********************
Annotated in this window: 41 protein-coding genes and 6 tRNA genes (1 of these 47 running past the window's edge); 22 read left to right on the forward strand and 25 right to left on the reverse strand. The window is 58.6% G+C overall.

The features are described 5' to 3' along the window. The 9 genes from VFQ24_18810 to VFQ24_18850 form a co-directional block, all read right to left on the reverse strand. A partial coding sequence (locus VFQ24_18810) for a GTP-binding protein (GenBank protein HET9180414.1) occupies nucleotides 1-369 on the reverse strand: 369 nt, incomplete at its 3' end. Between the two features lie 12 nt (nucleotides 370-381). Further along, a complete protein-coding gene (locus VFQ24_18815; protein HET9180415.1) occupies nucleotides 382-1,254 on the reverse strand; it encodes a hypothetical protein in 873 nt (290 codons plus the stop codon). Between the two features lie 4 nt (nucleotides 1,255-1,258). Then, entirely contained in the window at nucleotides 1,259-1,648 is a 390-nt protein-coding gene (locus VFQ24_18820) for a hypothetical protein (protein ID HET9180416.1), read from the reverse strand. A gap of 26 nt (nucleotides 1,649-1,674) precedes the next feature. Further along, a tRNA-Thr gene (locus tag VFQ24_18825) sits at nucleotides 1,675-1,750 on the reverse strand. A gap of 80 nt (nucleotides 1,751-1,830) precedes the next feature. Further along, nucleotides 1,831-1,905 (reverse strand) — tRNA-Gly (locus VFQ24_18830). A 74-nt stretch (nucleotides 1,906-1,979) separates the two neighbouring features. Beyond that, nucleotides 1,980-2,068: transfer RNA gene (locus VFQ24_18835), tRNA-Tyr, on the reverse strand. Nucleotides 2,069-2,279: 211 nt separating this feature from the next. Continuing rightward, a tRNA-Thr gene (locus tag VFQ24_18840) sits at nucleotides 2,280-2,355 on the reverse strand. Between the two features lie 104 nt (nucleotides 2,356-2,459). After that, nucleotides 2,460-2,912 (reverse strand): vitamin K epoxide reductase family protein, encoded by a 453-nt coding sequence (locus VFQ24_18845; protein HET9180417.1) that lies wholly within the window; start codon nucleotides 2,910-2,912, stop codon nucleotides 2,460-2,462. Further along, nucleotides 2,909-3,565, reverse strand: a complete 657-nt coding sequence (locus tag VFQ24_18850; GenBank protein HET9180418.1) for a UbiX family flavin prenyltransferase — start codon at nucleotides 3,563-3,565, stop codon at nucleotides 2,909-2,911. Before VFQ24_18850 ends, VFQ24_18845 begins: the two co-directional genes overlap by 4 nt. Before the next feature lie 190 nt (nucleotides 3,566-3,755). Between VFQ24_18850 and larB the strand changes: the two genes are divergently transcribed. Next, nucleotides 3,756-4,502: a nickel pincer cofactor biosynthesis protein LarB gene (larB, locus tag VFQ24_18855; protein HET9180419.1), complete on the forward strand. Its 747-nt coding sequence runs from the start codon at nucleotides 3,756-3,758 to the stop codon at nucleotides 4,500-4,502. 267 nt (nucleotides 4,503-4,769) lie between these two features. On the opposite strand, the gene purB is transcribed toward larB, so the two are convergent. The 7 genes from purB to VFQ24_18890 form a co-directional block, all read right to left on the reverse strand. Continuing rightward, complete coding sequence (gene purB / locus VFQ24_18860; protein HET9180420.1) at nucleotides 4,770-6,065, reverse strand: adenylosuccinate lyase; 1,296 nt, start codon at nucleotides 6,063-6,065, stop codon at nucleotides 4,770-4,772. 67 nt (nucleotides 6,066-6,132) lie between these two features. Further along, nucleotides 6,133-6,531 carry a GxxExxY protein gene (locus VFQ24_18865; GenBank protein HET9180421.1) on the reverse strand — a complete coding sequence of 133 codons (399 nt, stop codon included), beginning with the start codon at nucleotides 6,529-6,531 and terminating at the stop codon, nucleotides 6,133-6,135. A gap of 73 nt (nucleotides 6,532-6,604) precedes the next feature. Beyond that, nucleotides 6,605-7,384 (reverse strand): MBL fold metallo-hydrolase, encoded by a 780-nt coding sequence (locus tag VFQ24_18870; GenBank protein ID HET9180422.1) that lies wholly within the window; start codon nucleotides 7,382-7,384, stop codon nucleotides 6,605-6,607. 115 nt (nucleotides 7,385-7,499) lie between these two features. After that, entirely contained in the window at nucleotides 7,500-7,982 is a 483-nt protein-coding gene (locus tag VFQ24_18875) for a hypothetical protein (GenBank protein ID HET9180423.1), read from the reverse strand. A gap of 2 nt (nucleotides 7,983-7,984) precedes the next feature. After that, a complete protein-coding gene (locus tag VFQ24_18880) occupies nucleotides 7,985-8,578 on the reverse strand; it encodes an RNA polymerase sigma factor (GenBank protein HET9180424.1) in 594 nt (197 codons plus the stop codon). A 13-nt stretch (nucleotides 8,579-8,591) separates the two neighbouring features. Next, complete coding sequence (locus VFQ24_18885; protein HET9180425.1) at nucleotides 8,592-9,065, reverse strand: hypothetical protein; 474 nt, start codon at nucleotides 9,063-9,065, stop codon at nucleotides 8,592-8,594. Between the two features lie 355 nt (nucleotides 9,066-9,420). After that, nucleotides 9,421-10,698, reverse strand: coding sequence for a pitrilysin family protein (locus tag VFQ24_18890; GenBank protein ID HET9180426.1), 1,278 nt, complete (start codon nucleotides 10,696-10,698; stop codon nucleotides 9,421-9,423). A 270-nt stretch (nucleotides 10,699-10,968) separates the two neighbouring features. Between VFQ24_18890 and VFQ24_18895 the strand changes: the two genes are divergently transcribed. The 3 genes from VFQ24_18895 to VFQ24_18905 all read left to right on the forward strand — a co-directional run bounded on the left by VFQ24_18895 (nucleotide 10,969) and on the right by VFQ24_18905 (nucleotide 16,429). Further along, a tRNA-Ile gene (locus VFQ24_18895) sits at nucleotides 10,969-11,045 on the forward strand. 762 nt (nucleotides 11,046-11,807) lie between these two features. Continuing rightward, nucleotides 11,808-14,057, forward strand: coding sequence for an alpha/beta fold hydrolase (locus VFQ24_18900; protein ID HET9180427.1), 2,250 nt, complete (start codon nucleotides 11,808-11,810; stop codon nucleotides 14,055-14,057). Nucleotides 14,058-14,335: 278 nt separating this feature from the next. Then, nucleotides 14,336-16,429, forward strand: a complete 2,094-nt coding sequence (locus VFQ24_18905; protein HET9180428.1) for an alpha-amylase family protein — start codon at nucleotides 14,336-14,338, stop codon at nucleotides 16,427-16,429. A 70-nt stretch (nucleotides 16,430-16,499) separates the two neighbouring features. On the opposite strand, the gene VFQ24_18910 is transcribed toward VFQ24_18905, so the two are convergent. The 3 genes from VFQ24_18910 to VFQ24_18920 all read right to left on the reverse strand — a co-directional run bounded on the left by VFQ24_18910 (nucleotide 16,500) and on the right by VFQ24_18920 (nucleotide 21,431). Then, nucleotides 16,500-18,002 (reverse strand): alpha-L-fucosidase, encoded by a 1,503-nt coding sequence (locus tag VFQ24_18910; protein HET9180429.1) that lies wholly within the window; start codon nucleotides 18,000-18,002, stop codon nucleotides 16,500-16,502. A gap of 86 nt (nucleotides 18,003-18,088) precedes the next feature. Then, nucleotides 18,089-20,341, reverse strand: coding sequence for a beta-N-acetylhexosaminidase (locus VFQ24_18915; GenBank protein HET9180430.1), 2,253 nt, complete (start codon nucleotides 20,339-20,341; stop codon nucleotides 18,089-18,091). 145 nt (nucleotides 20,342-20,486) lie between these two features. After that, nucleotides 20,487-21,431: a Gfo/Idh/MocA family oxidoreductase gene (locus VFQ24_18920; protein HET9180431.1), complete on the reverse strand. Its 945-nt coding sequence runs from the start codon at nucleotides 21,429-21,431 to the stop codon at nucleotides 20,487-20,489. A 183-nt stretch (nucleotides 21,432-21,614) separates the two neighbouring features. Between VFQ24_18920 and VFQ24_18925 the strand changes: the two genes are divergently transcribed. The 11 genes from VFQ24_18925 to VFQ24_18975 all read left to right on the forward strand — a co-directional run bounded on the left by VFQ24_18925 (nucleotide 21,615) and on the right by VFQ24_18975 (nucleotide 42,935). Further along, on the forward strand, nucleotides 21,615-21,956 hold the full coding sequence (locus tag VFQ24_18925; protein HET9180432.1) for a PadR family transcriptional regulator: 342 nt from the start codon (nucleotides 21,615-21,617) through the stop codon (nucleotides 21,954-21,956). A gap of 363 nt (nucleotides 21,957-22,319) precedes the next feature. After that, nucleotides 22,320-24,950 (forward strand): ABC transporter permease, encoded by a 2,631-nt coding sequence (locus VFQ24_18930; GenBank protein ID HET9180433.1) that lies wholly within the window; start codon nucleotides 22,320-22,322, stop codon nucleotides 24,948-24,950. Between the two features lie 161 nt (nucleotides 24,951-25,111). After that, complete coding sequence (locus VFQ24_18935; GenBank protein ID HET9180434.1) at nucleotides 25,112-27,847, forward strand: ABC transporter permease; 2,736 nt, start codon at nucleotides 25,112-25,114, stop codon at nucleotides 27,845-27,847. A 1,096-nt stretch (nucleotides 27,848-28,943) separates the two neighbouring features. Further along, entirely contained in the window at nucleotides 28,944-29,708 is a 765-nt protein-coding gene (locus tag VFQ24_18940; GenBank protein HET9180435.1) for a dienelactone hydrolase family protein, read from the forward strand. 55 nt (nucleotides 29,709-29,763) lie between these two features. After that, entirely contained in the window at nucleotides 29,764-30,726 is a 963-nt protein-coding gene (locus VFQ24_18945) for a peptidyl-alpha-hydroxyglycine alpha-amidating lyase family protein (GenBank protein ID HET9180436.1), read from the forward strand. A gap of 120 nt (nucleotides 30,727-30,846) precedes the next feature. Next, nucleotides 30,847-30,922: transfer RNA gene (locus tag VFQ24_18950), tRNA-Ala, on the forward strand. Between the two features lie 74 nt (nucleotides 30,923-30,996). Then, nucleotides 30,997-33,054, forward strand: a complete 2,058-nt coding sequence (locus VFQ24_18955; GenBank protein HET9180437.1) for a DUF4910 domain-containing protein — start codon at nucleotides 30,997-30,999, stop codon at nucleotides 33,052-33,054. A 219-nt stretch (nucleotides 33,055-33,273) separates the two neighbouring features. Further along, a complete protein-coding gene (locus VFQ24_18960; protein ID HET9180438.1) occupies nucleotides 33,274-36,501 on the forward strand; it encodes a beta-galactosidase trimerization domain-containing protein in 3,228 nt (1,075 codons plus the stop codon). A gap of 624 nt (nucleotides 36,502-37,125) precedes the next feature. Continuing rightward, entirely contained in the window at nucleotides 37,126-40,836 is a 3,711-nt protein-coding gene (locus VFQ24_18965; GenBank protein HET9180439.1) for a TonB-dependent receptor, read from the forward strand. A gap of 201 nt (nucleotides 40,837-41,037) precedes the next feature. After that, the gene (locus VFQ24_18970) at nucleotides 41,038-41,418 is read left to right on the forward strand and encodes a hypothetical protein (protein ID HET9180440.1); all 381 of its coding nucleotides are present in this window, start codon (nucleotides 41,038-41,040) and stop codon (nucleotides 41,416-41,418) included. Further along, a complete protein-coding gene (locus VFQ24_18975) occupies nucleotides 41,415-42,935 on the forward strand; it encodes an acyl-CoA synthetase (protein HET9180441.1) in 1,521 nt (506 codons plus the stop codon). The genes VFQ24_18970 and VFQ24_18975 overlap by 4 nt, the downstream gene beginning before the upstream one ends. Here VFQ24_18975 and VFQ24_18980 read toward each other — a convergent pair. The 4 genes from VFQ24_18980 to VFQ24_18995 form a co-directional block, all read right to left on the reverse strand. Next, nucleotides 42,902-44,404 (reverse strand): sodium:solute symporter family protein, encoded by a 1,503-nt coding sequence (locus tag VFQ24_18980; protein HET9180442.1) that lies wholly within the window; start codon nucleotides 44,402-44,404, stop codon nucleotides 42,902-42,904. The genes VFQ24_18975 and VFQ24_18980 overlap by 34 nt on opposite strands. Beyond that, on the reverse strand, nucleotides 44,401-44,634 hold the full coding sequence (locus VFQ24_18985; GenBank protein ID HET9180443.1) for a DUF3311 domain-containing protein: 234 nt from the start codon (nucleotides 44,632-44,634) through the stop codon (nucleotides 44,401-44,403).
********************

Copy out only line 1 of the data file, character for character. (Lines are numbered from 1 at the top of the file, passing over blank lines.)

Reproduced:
Annotated in this window: 41 protein-coding genes and 6 tRNA genes (1 of these 47 running past the window's edge); 22 read left to right on the forward strand and 25 right to left on the reverse strand. The window is 58.6% G+C overall.